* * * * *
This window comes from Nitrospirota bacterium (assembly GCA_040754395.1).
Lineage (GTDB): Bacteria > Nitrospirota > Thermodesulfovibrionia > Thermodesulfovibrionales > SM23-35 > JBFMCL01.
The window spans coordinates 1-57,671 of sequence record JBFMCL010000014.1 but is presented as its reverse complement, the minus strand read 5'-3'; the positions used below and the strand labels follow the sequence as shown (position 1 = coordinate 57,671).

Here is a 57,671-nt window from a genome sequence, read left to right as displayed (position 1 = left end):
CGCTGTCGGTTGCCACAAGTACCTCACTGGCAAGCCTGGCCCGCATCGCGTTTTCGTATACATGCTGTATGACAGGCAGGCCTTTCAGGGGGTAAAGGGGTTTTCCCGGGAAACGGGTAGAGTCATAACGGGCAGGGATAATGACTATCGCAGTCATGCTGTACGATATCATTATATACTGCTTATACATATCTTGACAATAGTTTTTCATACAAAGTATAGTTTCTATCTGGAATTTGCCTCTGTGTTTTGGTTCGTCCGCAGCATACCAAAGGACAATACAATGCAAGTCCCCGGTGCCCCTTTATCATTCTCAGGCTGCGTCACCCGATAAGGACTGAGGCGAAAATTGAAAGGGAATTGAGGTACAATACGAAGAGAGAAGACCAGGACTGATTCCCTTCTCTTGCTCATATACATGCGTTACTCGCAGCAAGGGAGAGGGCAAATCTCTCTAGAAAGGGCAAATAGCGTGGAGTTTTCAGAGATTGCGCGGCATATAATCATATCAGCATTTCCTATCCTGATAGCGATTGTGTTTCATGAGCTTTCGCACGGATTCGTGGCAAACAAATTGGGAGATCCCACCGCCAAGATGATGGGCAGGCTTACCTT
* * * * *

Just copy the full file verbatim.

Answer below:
This window comes from Nitrospirota bacterium (assembly GCA_040754395.1).
Lineage (GTDB): Bacteria > Nitrospirota > Thermodesulfovibrionia > Thermodesulfovibrionales > SM23-35 > JBFMCL01.
The window spans coordinates 1-57,671 of sequence record JBFMCL010000014.1 but is presented as its reverse complement, the minus strand read 5'-3'; the positions used below and the strand labels follow the sequence as shown (position 1 = coordinate 57,671).

Here is a 57,671-nt window from a genome sequence, read left to right as displayed (position 1 = left end):
CGCTGTCGGTTGCCACAAGTACCTCACTGGCAAGCCTGGCCCGCATCGCGTTTTCGTATACATGCTGTATGACAGGCAGGCCTTTCAGGGGGTAAAGGGGTTTTCCCGGGAAACGGGTAGAGTCATAACGGGCAGGGATAATGACTATCGCAGTCATGCTGTACGATATCATTATATACTGCTTATACATATCTTGACAATAGTTTTTCATACAAAGTATAGTTTCTATCTGGAATTTGCCTCTGTGTTTTGGTTCGTCCGCAGCATACCAAAGGACAATACAATGCAAGTCCCCGGTGCCCCTTTATCATTCTCAGGCTGCGTCACCCGATAAGGACTGAGGCGAAAATTGAAAGGGAATTGAGGTACAATACGAAGAGAGAAGACCAGGACTGATTCCCTTCTCTTGCTCATATACATGCGTTACTCGCAGCAAGGGAGAGGGCAAATCTCTCTAGAAAGGGCAAATAGCGTGGAGTTTTCAGAGATTGCGCGGCATATAATCATATCAGCATTTCCTATCCTGATAGCGATTGTGTTTCATGAGCTTTCGCACGGATTCGTGGCAAACAAATTGGGAGATCCCACCGCCAAGATGATGGGCAGGCTTACCTT